Conservative candidate Andy Street (C) watches a count of the second preference votes with MP Andrew Mitchell during the West Midlands mayoral Election count in Birmingham.
Britain’s Conservative Party made strong gains in local elections on Friday, suggesting prime minister Theresa May’s Brexit strategy is winning over voters who should hand her an easy victory in a parliamentary poll on June 8.
Early results from the local elections, which voters often use to punish the ruling party, showed May’s Conservatives had instead gained more than 200 council seats and won a mayoral election in the West of England.
The main opposition Labour party lost control of councils in Wales, but the biggest losses were suffered by the anti-EU UK Independence Party, which after two decades of campaigning to leave the European Union has struggled to find a new raison d’etre since Britons voted for Brexit last June.
By calling an early national election for next month, May has made the local votes a gauge of her leadership, and many Conservative candidates have campaigned in recent days using her campaign mantra of “strong and stable leadership”.
But turnout was low and the Conservatives were careful not to overplay their expected victory next month, which could reshape the British political landscape for years to come.
“(They are) encouraging results but I am cautious about predicating the general election on them,” Defence Minister Michael Fallon told BBC radio.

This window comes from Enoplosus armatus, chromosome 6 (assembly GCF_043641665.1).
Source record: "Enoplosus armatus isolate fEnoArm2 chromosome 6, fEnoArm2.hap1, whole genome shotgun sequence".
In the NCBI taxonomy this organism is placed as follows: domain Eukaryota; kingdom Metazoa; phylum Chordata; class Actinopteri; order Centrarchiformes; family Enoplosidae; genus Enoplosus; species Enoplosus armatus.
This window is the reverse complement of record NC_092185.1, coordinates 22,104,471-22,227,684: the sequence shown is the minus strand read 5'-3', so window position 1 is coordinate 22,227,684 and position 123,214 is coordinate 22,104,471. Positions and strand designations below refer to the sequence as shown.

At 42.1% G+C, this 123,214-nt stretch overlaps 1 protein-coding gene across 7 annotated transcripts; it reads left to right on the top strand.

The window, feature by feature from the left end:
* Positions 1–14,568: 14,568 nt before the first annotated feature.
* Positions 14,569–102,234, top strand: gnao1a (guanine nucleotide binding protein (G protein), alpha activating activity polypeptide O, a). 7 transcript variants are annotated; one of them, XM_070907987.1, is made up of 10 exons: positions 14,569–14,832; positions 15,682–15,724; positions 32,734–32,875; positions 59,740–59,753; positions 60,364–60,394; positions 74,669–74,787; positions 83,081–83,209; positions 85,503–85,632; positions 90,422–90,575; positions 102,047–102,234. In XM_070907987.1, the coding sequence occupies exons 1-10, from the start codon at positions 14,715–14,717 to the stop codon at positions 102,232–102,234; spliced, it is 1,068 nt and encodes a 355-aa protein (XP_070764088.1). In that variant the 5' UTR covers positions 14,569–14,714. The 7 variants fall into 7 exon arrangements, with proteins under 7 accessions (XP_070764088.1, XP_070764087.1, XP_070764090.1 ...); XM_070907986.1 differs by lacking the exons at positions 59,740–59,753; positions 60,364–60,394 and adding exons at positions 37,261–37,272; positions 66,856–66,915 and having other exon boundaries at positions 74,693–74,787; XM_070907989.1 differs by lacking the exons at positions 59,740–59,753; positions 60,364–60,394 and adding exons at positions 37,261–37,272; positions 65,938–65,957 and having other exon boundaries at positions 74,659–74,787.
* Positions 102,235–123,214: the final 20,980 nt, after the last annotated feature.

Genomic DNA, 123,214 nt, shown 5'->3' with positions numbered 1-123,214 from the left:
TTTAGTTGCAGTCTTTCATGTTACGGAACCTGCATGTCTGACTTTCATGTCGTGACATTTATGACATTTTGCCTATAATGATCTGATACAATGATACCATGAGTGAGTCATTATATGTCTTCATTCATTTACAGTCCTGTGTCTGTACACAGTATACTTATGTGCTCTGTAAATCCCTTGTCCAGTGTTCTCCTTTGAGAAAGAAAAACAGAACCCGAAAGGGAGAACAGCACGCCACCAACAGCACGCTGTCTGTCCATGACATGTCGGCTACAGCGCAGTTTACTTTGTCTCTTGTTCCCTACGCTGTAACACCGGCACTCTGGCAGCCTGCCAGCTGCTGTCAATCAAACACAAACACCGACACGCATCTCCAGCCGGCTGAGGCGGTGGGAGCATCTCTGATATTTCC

Labour also played down its losses. Finance spokesman John McDonnell described the results as tough, but “it hasn’t been the wipe-out that some people predicted or the polls predicted”.
The early results suggested that the Conservatives had grabbed votes from both Labour and UKIP, signalling that May’s bid to position her party in the political centre ground and take a strong stance on Brexit may be paying dividends.
Even in Scotland, which since the late 1990s has largely shunned the governing party, early results showed the Conservatives gaining strongly to the detriment of both Labour and, to a lesser extent, the Scottish National Party, which still looked likely to win the lion’s share of votes overall.
That would mirror a trend predicted in polls for next month’s election showing the Conservatives becoming the party of choice for those who reject Scottish independence.
Opinion polls give May a runaway lead in the national election next month of around 20 percentage points, which could hand her more than 100 more seats in parliament and bolster her hand in divorce negotiations with the EU.
May has accused EU officials of seeking to affect the outcome of the election by issuing threats over Brexit, and warned voters that the other 27 member states were lining up against Britain to win a deal that “works for them”.
Brexit minister David Davis also took a hardline stance against what the government is portraying as attempts by the European Commission, the EU’s executive, to intimidate Britain before the start of the Brexit talks.